Rallies Mark Last Week of Campaigning

About 200 demonstrators shouted “Sam Rainsy is a failure” and burned T-shirts bearing the opposition party logo in front of the National Assembly Sunday in what opposition leaders called a “political game” spun by the CPP.

The rally leader, Neang Seng, said the group was betrayed by Sam Rain­sy in 1998 and that many of the protesters had relatives who were killed in a gre­nade at­tack on his sup­porters in the same park in 1997.

“Sam Rainsy tricked us to spend our money to lead the workers to hold demonstrations. We sold our cows to participate in the demonstration,” Neang Seng said.

When questioned by a reporter, many of the protesters—some as young as 12—said they were CPP supporters brought to the rally by their village chiefs.

“I don’t know what they do here. I was asked to come here,” said a protester who identified himself as Hen, a construction worker.

Three men who refused to be named said that they were brought to the rally by the chief of their nearby village.

“Nobody paid me to come here,” said one man. “The village chief noticed my name and asked me to come.”

Neang Seng led the crowd in chants as they hung in front of the Assembly a banner that read “Failure Sam Rainsy.” He asked the protesters to mourn the victims of the grenade attack, then laid three wreaths against a memorial stupa.

When he asked the crowd to take off their Sam Rainsy Party T-shirts and burn them, at least one protester balked and asked if he could keep the shirt.

Sam Rainsy Party parliamentarian Yim Sovann called the rally a farce staged by the CPP. “The Sam Rainsy Party is getting fa­mous quickly, and that is why the CPP wants to defame the party so it loses its popularity,” he said.

“This is the political game prepared by the CPP. This trick is the same as in 1998. I think the voters understand about this wicked trick,” he said.

The rally came a day after election monitors decried the strong-handed tactics allegedly employed by village chiefs to ensure a CPP victory. Almost three-quarters of the authorities at the village and commune level are linked to the CPP, according to a joint statement Saturday by the Committee for Free and Fair Elections and the Neutral, Impartial Committee for Free and Fair Elections.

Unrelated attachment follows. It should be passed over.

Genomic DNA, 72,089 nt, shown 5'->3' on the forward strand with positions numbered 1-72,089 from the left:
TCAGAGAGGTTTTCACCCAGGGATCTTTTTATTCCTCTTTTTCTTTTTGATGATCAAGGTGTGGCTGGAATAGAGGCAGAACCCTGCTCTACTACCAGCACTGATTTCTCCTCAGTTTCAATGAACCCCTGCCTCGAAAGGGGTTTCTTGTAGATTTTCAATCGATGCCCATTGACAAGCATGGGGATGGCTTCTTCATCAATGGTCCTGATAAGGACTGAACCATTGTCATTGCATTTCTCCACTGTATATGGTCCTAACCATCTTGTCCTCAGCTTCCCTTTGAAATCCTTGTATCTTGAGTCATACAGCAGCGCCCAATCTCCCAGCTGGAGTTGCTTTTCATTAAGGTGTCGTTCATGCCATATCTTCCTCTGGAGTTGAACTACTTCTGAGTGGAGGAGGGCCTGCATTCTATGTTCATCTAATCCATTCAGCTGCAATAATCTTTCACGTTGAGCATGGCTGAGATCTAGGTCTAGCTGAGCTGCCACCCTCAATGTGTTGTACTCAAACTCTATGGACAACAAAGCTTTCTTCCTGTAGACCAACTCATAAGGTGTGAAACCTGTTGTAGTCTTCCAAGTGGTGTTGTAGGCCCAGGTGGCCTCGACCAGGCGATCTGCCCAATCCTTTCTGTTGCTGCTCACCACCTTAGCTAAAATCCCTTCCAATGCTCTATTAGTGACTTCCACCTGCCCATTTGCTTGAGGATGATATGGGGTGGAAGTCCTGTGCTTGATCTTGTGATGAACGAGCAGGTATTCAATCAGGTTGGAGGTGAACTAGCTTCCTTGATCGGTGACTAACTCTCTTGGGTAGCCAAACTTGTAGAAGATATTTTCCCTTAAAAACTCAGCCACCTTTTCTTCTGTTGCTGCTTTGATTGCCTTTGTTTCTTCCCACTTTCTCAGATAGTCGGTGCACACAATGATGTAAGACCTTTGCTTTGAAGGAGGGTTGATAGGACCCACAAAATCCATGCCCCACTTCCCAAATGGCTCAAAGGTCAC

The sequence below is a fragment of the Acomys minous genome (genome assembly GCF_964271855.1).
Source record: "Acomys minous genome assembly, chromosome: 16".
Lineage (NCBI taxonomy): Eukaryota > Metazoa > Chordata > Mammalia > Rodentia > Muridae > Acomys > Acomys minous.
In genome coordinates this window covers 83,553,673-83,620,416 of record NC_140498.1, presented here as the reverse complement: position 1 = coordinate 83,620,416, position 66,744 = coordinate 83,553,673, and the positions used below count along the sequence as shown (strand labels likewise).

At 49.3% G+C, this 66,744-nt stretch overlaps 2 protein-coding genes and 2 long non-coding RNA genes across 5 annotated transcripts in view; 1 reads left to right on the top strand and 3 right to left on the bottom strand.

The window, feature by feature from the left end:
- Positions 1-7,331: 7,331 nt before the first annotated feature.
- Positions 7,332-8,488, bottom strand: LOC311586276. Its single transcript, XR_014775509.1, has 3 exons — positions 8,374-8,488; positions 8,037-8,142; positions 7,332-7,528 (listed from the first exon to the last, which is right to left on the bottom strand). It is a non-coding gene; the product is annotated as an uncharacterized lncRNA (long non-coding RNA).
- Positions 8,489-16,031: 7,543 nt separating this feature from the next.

The statement cited 147 cases of intimidation in the provinces of Battambang, Siem Reap, Kom­pong Cham and Prey Veng in the initial two weeks of the campaign.

Observers “are now concerned that if village chiefs and deputy chiefs are allowed to act as party agents in the polling stations, their presence may intimidate or influence some voters,” six NGOs said in a public statement this weekend. The NGOs appealed to the National Election Committee to ban chiefs from working as party agents.

The Ministry of Interior on Friday issued a countrywide directive asking local authorities to stay neutral through the elections, but monitors have said only the removal of the long-standing village chiefs could improve the election climate.

“I appreciate [the NEC] tried to do something…but I don’t know how effective it will be,” Comfrel Director Koul Panha said.

Mao Chandara, deputy chief of the National Police, said his department had not received any complaints of bias or intimidation by village chiefs.

“Those NGOs must find enough evidence before they claim something. We never re­ceive any complaints,” Mao Chandara said.

Meanwhile, parties entering the final week of campaigning led marches and rallies across the city Sunday morning. The CPP attracted a crowd of about 10,000 at a pop concert at Wat Phnom, and Prince Norodom Chakrapong of the Norodom Chakrapong Pro­loeung Khmer Party led a rally outside of the Assembly.

Prince Chakrapong, a half-brother of Funcinpec President Prince Norodom Ranariddh and head of Royal Phnom Penh Air­ways, said the coalition parties were steeped in corruption.

“We have to choose a new lead­er who isn’t involved in [corruption],” he told about 3,000 supporters.

In a small march staged by the Khmer Front Party, supporters carried handmade signs depicting illegal Vietnamese immigrants fishing the Tonle Sap river.

In other election news, the government of South Korea has donated 45 motorbikes and helmets to the NEC to help with transportation between election officials throughout the country.

Most provinces will receive two bikes, while nine will be kept for use in Phnom Penh, said Ung Sitek, NEC’s director of administration, in a statement. The bikes are valued at about $44,000.

Also, about 200 handicapped Cambodians are registered as election monitors, according to a statement by the Action on Dis­ability and Development. More than 28,000 observers, including about 400 international observers, will monitor polling and ballot-counting stations.

Today, Sam Rainsy will participate in a “oath nullification” ceremony in front of the Royal Palace. The ceremony is to appeal to the spirit at the altar to free voters from coerced commitments to political parties, said Sam Rainsy Party spokesman Ung Bun-Ang.

Prince Ranariddh will not ap­pear in public until Wednesday, a Funcinpec spokeswoman said. In Koh Kong province, Prime Min­ister Hun Sen and Thai Prime Minister Thaksin Shinawatra are scheduled to attend a groundbreaking ceremony for a bridge connecting the two countries.

(Additional reporting by Luke Reynolds)

 

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